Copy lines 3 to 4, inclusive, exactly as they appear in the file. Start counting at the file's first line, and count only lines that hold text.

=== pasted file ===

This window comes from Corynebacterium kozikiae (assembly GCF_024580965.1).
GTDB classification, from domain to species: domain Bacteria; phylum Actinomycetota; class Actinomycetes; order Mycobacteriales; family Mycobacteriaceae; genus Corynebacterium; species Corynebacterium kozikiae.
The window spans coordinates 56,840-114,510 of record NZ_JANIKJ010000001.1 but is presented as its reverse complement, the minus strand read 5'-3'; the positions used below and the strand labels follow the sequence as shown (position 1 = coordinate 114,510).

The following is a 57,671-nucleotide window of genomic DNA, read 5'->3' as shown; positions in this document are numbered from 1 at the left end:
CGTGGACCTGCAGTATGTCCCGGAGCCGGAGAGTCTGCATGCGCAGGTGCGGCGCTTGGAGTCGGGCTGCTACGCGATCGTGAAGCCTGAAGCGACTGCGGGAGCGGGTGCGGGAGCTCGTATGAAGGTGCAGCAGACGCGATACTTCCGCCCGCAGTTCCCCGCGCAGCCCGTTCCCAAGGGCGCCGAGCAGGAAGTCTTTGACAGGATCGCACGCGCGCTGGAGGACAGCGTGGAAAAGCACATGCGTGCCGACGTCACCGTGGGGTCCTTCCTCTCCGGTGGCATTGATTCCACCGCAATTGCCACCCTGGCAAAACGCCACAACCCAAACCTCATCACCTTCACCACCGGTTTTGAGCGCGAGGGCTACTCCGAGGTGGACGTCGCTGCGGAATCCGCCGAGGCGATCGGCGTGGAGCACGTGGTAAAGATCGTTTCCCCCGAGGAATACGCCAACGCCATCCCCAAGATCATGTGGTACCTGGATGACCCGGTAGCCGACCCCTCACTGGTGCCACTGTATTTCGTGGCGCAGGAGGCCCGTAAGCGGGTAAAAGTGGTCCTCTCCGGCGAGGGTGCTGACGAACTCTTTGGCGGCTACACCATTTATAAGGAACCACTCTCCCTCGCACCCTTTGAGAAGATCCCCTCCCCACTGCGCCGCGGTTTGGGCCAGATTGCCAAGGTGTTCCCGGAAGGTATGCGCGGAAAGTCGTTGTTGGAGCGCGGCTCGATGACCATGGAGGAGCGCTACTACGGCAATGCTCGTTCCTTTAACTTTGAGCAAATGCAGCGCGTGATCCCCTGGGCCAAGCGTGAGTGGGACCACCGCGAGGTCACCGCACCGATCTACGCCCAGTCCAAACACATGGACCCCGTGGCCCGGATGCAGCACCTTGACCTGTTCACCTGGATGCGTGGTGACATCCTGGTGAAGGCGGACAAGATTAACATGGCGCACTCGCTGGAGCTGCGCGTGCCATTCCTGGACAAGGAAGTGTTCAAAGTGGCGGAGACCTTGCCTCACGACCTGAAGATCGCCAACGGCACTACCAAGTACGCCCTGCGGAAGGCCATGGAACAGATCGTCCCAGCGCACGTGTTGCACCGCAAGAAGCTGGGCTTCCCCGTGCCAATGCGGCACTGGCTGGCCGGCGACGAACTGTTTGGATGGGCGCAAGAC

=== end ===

The window spans coordinates 56,840-114,510 of record NZ_JANIKJ010000001.1 but is presented as its reverse complement, the minus strand read 5'-3'; the positions used below and the strand labels follow the sequence as shown (position 1 = coordinate 114,510).

The following is a 57,671-nucleotide window of genomic DNA, read 5'->3' as shown; positions in this document are numbered from 1 at the left end: